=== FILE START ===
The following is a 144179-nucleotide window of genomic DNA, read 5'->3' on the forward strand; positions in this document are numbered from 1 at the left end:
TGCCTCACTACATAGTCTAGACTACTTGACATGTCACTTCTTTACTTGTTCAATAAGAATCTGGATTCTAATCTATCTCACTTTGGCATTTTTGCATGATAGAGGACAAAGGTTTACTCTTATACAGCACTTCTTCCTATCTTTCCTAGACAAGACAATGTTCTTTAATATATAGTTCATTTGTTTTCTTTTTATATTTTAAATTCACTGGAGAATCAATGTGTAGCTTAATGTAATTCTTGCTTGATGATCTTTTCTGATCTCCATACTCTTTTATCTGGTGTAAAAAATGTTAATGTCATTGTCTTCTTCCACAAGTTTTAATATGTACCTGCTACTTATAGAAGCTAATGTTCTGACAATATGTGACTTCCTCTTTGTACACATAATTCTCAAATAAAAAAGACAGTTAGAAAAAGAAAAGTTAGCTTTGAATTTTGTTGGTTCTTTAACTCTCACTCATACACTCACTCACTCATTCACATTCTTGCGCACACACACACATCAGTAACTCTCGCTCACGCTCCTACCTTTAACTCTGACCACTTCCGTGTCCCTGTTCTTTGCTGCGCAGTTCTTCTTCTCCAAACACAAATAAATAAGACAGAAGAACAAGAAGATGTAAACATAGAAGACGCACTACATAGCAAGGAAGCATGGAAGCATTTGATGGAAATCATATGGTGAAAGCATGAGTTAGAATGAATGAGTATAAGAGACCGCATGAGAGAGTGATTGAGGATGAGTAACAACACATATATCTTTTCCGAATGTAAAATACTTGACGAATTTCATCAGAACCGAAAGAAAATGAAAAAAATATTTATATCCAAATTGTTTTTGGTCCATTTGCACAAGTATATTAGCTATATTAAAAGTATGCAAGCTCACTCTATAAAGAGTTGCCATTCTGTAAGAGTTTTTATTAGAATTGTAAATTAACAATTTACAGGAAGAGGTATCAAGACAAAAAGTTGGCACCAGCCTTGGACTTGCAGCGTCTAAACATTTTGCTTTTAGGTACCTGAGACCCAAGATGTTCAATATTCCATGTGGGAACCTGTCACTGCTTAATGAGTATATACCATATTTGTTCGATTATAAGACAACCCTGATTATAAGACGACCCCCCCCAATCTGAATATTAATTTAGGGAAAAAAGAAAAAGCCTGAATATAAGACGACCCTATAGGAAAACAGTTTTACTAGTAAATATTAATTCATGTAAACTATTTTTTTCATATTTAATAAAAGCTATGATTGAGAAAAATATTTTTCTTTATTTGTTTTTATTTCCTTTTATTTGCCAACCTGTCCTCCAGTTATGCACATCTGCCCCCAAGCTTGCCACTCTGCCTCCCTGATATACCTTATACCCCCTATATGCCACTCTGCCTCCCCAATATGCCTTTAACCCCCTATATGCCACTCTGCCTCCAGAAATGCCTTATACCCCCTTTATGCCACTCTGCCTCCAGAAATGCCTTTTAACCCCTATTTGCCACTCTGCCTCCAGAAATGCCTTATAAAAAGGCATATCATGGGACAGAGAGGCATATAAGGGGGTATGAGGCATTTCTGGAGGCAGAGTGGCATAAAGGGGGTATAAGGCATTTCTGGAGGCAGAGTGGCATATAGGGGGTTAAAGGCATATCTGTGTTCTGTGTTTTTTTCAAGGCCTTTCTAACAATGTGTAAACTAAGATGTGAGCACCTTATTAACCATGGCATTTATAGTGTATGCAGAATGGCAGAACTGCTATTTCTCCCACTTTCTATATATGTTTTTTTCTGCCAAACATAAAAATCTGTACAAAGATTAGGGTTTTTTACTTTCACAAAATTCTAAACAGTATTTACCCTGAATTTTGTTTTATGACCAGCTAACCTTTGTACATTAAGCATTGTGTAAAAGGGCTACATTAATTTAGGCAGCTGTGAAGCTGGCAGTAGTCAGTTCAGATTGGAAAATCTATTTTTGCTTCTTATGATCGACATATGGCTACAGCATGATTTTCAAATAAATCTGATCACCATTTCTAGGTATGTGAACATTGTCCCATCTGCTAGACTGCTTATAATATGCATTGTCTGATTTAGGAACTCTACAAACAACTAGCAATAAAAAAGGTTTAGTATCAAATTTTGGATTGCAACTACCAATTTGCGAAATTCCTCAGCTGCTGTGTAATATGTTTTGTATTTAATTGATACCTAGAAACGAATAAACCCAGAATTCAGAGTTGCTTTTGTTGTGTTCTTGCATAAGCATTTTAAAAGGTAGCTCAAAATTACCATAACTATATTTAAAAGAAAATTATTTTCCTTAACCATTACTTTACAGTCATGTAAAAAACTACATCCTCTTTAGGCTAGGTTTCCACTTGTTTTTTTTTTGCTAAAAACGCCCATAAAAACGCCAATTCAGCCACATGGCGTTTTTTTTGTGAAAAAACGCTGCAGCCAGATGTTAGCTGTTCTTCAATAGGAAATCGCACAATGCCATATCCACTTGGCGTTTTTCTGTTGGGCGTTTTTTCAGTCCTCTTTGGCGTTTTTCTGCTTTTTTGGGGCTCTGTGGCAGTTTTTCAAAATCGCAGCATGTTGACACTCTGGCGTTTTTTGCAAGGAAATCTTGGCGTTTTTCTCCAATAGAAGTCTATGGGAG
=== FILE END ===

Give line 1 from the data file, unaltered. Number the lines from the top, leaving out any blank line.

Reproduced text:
The following is a 144179-nucleotide window of genomic DNA, read 5'->3' on the forward strand; positions in this document are numbered from 1 at the left end: